Environmental campaigners are calling on politicians to introduce default 20mph limits in towns and cities to help tackle air pollution.
The call comes as research shows 81% of Scots believe it is important to tackle air pollution but only 28% have taken steps to reduce the amount they create.
Half of the 28% are ditching the car for walking, cycling or public transport, and the rest are ensuring vehicles are well maintained and do not idle in traffic, a study found.
The research was carried out by Global Action Plan, which organised National Clean Air Day on Thursday.
The Scottish Government said 40 actions had been taken to combat air pollution in the past 18 months, including becoming the first country in Europe to adopt World Health Organisation guidelines on certain types of air pollution and creating four new air quality management areas.
Further actions include working to create the country’s first low emission zone by next year and creating plans to boost walking and cycling.
Friends of the Earth Scotland air pollution campaigner Emilia Hanna called on the government to go further.
She said: “To give us the clean air we need, the Scottish Government must commit to low emission zones in all our main cities, re-regulate bus companies to increase passenger numbers and increase walking and cycling by making 20mph the default speed limit in cities whilst investing more in active travel infrastructure.”
Environment Secretary Roseanna Cunningham said Scotland’s clean air strategy is helping people make changes but more work needs to be done.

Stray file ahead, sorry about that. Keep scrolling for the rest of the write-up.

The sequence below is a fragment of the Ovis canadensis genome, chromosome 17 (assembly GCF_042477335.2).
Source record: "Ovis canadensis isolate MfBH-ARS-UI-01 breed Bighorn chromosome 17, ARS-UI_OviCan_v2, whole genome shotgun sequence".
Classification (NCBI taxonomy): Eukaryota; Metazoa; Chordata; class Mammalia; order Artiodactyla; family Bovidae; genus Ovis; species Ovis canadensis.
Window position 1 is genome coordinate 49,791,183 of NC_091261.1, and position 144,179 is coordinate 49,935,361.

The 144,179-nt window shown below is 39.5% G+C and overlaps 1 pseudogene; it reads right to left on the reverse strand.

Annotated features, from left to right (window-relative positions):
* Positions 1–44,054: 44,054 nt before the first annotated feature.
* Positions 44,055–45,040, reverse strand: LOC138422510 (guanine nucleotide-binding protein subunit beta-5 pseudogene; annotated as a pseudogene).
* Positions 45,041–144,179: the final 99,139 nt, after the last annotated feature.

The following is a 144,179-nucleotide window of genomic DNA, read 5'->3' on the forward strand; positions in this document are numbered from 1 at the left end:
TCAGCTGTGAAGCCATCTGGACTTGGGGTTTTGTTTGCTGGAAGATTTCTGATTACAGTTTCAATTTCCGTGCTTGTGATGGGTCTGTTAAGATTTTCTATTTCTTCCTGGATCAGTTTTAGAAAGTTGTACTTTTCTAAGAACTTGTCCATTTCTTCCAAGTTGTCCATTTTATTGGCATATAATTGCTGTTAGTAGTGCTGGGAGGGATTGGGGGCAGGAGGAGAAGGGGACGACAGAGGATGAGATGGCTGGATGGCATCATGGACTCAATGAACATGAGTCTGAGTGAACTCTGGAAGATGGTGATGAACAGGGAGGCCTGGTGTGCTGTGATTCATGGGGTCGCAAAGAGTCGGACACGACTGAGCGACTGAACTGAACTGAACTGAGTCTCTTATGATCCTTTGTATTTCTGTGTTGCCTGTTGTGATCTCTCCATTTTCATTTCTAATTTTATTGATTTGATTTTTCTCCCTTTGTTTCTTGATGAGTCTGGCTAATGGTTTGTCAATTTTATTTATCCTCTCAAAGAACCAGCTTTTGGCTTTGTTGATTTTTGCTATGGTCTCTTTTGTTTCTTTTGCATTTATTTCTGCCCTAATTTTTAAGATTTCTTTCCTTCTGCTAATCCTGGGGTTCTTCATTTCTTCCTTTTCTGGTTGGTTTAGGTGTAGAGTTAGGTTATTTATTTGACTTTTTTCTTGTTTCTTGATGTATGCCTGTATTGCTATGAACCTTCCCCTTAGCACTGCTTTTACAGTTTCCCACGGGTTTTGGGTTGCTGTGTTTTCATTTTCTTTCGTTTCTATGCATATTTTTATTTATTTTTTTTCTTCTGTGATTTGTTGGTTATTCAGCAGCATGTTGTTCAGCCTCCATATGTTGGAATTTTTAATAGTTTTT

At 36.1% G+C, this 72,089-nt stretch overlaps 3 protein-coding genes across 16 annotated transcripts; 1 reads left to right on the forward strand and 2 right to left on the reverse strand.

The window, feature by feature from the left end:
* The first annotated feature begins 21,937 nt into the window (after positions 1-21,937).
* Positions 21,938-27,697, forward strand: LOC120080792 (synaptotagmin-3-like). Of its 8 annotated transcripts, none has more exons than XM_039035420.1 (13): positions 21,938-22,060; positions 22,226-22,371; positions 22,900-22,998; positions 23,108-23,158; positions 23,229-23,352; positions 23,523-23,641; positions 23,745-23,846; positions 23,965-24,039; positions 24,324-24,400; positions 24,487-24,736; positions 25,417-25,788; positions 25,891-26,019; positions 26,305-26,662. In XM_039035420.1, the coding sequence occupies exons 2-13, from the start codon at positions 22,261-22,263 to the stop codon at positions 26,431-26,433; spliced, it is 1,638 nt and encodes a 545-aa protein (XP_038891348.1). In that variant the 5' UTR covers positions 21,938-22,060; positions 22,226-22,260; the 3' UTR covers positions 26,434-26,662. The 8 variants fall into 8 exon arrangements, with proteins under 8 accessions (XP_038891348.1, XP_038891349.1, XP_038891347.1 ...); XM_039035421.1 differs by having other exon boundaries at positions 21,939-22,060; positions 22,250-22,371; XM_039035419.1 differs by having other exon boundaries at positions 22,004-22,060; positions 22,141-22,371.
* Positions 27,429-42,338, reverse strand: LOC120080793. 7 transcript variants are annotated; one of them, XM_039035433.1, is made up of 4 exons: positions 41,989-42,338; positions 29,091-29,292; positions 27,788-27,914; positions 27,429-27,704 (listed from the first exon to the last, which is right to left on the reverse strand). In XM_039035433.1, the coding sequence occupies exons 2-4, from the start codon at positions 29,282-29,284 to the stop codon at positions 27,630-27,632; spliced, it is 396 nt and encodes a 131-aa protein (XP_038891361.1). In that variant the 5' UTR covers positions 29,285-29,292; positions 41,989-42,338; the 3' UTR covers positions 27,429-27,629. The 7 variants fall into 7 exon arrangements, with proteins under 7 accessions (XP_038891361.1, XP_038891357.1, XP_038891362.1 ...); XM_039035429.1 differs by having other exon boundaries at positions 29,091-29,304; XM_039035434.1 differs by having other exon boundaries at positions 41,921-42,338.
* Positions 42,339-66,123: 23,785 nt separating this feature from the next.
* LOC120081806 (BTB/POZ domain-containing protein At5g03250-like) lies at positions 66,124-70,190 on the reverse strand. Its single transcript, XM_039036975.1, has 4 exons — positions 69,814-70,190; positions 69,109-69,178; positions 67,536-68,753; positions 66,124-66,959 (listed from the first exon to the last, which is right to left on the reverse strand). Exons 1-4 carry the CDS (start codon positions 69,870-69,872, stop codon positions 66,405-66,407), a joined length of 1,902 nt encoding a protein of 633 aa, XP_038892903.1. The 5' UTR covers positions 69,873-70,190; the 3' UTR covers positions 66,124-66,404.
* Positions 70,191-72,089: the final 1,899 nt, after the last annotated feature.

Speaking on a visit to Sciennes Primary School in Edinburgh for National Clean Air Day on Thursday, she said: “A year on and the package of actions set out in Scotland’s first clean air strategy is clearly helping people and encouraging them to think about ways of improving the quality of air in our communities. But we can’t be complacent and recognise much more needs to be done.
“National Clean Air Day is an opportunity to think about the small actions we can take, such as choosing to leave the car at home more often or avoiding leaving the engine idling when in the car.
“Employers should also be encouraging staff to travel in a more sustainable way.”
Earlier this week, new data revealed Scotland met its annual climate change target for 2015 despite a slight rise in emissions to 45.5 million tonnes carbon dioxide equivalent.
Transport has emerged as the biggest contributor to greenhouse gas emissions.